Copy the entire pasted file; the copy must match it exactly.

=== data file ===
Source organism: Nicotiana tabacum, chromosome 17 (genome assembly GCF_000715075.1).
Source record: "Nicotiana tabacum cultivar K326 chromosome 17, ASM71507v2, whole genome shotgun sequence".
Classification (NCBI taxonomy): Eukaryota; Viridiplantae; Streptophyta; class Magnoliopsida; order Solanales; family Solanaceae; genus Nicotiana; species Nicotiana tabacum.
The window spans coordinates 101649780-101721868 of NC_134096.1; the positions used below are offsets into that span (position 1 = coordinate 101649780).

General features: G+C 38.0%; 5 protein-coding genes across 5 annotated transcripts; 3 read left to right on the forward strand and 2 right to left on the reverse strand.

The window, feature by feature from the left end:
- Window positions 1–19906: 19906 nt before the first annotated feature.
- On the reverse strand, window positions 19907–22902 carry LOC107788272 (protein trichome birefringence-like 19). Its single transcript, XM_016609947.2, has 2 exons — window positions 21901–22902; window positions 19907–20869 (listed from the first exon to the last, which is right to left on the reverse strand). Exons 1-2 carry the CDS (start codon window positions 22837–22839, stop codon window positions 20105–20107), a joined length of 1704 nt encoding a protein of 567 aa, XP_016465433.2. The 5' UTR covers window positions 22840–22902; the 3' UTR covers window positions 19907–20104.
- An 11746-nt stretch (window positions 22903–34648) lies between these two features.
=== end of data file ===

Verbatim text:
Source organism: Nicotiana tabacum, chromosome 17 (genome assembly GCF_000715075.1).
Source record: "Nicotiana tabacum cultivar K326 chromosome 17, ASM71507v2, whole genome shotgun sequence".
Classification (NCBI taxonomy): Eukaryota; Viridiplantae; Streptophyta; class Magnoliopsida; order Solanales; family Solanaceae; genus Nicotiana; species Nicotiana tabacum.
The window spans coordinates 101649780-101721868 of NC_134096.1; the positions used below are offsets into that span (position 1 = coordinate 101649780).

General features: G+C 38.0%; 5 protein-coding genes across 5 annotated transcripts; 3 read left to right on the forward strand and 2 right to left on the reverse strand.

The window, feature by feature from the left end:
- Window positions 1–19906: 19906 nt before the first annotated feature.
- On the reverse strand, window positions 19907–22902 carry LOC107788272 (protein trichome birefringence-like 19). Its single transcript, XM_016609947.2, has 2 exons — window positions 21901–22902; window positions 19907–20869 (listed from the first exon to the last, which is right to left on the reverse strand). Exons 1-2 carry the CDS (start codon window positions 22837–22839, stop codon window positions 20105–20107), a joined length of 1704 nt encoding a protein of 567 aa, XP_016465433.2. The 5' UTR covers window positions 22840–22902; the 3' UTR covers window positions 19907–20104.
- An 11746-nt stretch (window positions 22903–34648) lies between these two features.